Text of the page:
Definition and meaning of judicial review: Judicial review is the power of an independent judiciary to review laws passed by the executive and legislative branches of government to determine their constitutionality. It is an important element of the system of checks and balances that preserve democratic ideals. Judicial review is the ultimate safeguard against tyranny, as it allows the courts to determine if a law is in conflict with the Constitution and therefore void. This is important for a system of government that values individual rights and freedoms, as it helps to ensure that those rights are not trampled upon. For example, when the president signs an executive order that conflicts with the rights of the people, the courts can step in and declare the order unconstitutional. Similarly, when a legislative body passes a law that violates the rights of citizens, the courts can step in and overturn the law. In both instances, judicial review is the tool that enables the courts to protect the rights of citizens and ensure that the government remains accountable to the people. The judicial review process is an important part of maintaining a system of government that values individual rights and freedoms. It is also a powerful tool for those advocating for more independent candidates and an end to the two-party system. By allowing the courts to review the laws passed by the executive and legislative branches, it helps to ensure that the rights of citizens are not violated and that the government remains accountable to the people.

Jungle Primary

Definition and meaning of jungle primary: A jungle primary is a nonpartisan primary election in which all candidates, regardless of party affiliation, compete against one another. This type of primary system is often used in states or districts that have a high number of independents, or where the majority of the electorate does not identify with a particular party. In a jungle primary, the top two vote-getters, regardless of party, move on to the general election. Jungle primaries are seen as an alternative to the traditional two-party system and can help to promote reform-minded candidates. By eliminating the political party filter, they can open up the political process to a greater number of candidates, and potentially create a more competitive landscape. This type of primary system also encourages candidates to focus on issues rather than party identification, as they must appeal to a wider range of voters. Jungle primaries are often seen as a way to reduce the influence of special interest groups, as candidates are incentivized to focus on the issues that matter most to the electorate. This type of primary system can also serve to increase voter turnout, as candidates are not limited to only their own party's constituents. Ultimately, jungle primaries are designed to encourage a more open and competitive political process, one that is more representative of the general population.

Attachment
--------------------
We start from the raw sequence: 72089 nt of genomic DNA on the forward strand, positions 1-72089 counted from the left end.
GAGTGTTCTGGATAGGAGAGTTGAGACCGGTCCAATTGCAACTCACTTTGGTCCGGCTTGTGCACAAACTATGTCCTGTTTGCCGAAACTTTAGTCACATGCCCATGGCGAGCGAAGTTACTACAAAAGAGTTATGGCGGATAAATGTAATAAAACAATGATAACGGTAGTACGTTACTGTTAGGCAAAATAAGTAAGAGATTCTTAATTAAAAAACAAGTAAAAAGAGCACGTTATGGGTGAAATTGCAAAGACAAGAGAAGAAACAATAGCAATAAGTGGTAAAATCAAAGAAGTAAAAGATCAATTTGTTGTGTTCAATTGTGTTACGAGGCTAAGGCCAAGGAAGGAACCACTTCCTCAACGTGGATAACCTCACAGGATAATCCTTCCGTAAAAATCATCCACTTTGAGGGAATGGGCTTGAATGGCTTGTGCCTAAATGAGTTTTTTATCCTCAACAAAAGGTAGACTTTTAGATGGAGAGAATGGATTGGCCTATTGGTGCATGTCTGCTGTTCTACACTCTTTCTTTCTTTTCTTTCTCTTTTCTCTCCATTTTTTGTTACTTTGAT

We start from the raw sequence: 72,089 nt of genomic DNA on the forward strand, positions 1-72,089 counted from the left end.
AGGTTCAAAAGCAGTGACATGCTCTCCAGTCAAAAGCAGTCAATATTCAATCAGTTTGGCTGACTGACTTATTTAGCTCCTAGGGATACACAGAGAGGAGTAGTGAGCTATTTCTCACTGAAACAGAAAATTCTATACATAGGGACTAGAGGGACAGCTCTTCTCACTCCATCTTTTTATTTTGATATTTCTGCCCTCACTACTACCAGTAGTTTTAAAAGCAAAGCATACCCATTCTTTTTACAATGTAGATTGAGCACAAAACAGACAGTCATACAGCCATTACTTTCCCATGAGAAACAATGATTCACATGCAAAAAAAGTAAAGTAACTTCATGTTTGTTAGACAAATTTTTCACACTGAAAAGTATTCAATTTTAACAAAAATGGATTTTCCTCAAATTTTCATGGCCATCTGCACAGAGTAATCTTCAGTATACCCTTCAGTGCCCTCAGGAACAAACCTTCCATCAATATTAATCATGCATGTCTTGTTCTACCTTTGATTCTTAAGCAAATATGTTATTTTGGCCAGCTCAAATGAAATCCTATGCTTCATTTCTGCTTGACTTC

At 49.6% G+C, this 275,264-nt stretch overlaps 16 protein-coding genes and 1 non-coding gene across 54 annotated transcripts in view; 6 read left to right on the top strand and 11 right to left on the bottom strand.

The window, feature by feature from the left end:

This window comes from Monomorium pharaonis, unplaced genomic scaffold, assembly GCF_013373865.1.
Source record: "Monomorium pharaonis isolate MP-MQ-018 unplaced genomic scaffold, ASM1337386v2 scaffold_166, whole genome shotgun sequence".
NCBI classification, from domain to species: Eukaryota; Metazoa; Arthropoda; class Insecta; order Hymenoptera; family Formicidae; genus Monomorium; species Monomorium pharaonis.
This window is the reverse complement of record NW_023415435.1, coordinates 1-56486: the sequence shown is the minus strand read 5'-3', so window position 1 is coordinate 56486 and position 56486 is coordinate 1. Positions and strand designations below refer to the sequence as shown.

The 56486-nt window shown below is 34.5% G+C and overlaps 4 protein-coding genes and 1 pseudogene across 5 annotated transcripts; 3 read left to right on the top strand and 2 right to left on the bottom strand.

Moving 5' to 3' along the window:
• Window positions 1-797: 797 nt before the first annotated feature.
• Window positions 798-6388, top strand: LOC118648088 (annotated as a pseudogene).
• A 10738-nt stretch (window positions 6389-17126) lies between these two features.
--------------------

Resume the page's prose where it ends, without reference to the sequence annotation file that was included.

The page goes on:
Justice of the Peace

Definition and meaning of Justice of the Peace: A Justice of the Peace (JP) is an elected or appointed official that serves as an impartial arbiter in local and state affairs. JPs preside over a variety of civil and criminal matters, such as marriage ceremonies, oaths, legal disputes, and traffic court. The role of JPs is to ensure that proceedings are conducted in a just and impartial manner. The position of Justice of the Peace is one of the oldest in American government and is required in many states. As the two-party system continues to dominate American politics, the role of Justice of the Peace has become increasingly important. JPs are independent of the two major political parties and are able to offer a more impartial perspective on matters of justice. This can be beneficial in both criminal and civil proceedings. In many states, JPs are elected by the public and, as a result, can offer an alternative to the status quo. Moreover, JPs often serve as a bridge between the judicial and legislative branches of government, providing a more direct link between the public and their elected officials. In summary, Justice of the Peace is an important position in the American political system. It is a more independent role, which allows for a more impartial and equitable approach to justice in both civil and criminal matters. Additionally, JPs can serve as a bridge between the public and their elected officials, offering a more direct connection to the people they serve.